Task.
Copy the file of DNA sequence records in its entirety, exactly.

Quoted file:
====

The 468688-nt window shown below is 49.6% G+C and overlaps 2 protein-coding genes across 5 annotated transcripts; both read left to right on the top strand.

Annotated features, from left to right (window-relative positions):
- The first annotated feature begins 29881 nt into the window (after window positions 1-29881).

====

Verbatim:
The 468688-nt window shown below is 49.6% G+C and overlaps 2 protein-coding genes across 5 annotated transcripts; both read left to right on the top strand.

Annotated features, from left to right (window-relative positions):
- The first annotated feature begins 29881 nt into the window (after window positions 1-29881).